Free Press Journal

China to accord head of state welcome to Aung San Suu Kyi


Beijing: China will accord a head of the state welcome to Myanmar’s top leader Aung San Suu Kyi when she visits here next week, which the official media said is a “small diplomatic victory” for Beijing, considering she is visiting the Communist nation first before going to the US.

Myanmar’s State Counsellor and Foreign Minister Aung San Suu Kyi is “expected to be received as a head of state” when she arrives here on August 17, state-run Global Times reported. She will meet Chinese President Xi Jinping and Premier Li Keqiang during her visit.

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Observers say that the head of the state welcome is in recognition to the 71-year-old Myanmari leader’s status as the de-facto leader of the government even though she is only State Counsellor and Foreign Minister.

While this is her first visit trip outside ASEAN, (Association of South East Asian Nations) in which Myanmar is a member, she is visiting China ahead of her visit to US aimed to recalibrate China-Myanmar relations under the new Myanmar government, it said. “It is also seen by analysts as a small diplomatic victory for China over speculations that bilateral ties might take a blow under the new administration, given China’s close ties with the former military-backed government and Suu Kyi’s identity as a democracy icon long hailed by the West,” it said.

This will be Suu Kyi’s second trip to China. She met with Xi the first time through a party-to-party channel in June 2015 before Myanmar’s general election in November.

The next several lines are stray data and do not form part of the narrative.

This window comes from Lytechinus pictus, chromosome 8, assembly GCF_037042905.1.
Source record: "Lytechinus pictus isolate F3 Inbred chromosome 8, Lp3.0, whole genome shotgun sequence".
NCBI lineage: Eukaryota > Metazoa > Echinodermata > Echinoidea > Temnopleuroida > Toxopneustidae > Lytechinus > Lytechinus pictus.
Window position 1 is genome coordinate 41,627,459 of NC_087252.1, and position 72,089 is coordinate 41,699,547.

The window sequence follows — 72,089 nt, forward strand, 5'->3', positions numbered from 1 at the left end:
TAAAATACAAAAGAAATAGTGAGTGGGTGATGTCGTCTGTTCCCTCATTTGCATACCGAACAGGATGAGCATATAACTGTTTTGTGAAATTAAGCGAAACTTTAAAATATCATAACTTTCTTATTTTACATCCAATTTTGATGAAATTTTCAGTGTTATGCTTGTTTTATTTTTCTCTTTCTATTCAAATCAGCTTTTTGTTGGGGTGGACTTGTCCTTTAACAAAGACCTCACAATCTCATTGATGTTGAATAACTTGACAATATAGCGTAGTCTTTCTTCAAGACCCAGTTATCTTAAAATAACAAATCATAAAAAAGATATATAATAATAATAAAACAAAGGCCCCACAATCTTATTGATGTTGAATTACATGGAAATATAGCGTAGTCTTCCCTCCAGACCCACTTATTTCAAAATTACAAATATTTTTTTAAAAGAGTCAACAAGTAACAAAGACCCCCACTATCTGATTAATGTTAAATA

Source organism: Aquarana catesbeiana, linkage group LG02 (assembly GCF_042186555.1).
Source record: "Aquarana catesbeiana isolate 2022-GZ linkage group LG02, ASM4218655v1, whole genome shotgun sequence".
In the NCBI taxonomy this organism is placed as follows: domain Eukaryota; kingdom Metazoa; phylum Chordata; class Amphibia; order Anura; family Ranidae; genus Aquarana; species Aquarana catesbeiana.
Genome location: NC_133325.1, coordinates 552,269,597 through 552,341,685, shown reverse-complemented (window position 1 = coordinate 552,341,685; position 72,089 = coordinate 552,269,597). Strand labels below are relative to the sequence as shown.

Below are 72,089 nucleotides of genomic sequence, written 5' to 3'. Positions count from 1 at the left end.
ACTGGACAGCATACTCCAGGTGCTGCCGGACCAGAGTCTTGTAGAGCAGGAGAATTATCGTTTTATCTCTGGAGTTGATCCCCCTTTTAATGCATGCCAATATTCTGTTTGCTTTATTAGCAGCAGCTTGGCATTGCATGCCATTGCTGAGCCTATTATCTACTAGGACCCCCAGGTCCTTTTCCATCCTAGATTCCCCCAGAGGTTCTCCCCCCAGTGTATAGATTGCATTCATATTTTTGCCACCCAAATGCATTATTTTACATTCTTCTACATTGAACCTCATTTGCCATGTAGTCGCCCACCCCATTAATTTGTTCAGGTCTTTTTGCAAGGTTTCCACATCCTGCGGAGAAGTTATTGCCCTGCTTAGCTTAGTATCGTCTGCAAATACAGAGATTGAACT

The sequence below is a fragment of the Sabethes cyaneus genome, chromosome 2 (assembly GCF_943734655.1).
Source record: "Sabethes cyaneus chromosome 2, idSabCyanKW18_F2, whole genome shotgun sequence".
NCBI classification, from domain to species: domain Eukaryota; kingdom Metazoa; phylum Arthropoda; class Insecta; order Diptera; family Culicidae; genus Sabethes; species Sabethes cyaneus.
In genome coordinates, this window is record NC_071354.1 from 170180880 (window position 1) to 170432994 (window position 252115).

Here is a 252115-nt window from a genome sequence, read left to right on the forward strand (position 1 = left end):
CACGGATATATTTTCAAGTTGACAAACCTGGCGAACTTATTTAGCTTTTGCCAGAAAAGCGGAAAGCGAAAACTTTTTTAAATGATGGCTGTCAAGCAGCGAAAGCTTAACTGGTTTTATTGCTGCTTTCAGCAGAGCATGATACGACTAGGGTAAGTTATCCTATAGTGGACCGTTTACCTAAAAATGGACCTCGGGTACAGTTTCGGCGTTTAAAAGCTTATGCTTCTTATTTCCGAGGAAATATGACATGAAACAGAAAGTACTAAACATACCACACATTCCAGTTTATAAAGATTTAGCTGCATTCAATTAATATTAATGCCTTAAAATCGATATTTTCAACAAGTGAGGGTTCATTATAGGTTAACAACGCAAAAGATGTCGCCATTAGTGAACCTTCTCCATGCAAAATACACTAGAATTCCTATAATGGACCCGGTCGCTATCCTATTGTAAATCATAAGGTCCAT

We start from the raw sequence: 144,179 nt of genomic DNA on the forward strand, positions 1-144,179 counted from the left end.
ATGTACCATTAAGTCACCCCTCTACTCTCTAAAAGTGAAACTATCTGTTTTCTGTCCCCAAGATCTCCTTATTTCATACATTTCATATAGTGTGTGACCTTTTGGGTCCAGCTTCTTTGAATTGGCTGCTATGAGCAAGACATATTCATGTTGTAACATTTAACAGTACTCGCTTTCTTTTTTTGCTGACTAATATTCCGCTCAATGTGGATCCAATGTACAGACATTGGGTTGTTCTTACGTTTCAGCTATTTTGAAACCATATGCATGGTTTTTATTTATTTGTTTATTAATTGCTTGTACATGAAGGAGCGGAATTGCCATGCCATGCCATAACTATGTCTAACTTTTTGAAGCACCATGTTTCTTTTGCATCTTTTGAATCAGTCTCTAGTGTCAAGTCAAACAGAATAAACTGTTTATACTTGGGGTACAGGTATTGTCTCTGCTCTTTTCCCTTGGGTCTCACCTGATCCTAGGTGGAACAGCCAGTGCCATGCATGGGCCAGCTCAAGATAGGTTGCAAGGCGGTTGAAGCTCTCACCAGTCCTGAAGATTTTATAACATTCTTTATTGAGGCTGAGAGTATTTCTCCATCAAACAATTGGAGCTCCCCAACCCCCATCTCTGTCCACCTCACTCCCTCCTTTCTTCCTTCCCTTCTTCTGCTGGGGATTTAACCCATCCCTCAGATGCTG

Her China visit also comes two weeks before the 21st Century Panglong Conference, a peace conference involving the Myanmar government, the military and ethnic armed groups.

Also Read: China gears up to welcome Myanmar’s Aung San Suu Kyi

China’s support is seen as vital in resolving Myanmar’s decade-long ethnic conflicts, it said. China-Myanmar share long volatile borders and Beijing has deployed military at the border last year after five people were killed several others wounded in firing from a Myanmar jet reportedly while pursing Kokoang rebels. “Choosing China as her first destination outside of ASEAN reinforces Suu Kyi’s image as a pragmatic politician who prioritises national interests above ideology and one who is careful in balancing Myanmar’s relations with China on one side and the West on the other,” Ji Qiufeng, a professor of international relations at Nanjing University, said.

The de facto Myanmar leader is tasked with reviving Myanmar’s economy and attaining national reconciliation with ethnic rebel forces. “Both Myanmar and China know, as Myanmar’s northern neighbour, China can help Myanmar in ways that the US cannot,” Ji noted.

Suu Kyi last visited the US as the leader of the opposition in September 2012.

Suu Kyi is expected to discuss a broad range of topics with the Chinese leaders, including setting the tone for bilateral relations and facilitating trade and other economic cooperation.